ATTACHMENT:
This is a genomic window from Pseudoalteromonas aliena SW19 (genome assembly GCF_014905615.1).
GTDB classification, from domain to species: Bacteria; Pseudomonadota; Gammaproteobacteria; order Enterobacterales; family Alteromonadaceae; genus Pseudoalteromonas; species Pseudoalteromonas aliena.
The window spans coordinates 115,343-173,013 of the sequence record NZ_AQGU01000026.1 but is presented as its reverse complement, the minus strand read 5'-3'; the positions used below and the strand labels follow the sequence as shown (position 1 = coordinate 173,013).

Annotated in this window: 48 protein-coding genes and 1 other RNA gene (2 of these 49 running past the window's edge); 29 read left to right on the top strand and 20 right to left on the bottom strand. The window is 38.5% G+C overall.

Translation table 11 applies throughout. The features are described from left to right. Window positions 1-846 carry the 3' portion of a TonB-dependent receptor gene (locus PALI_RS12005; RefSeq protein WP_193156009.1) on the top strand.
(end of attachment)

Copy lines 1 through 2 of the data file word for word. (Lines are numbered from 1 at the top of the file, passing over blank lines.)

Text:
This is a genomic window from Pseudoalteromonas aliena SW19 (genome assembly GCF_014905615.1).
GTDB classification, from domain to species: Bacteria; Pseudomonadota; Gammaproteobacteria; order Enterobacterales; family Alteromonadaceae; genus Pseudoalteromonas; species Pseudoalteromonas aliena.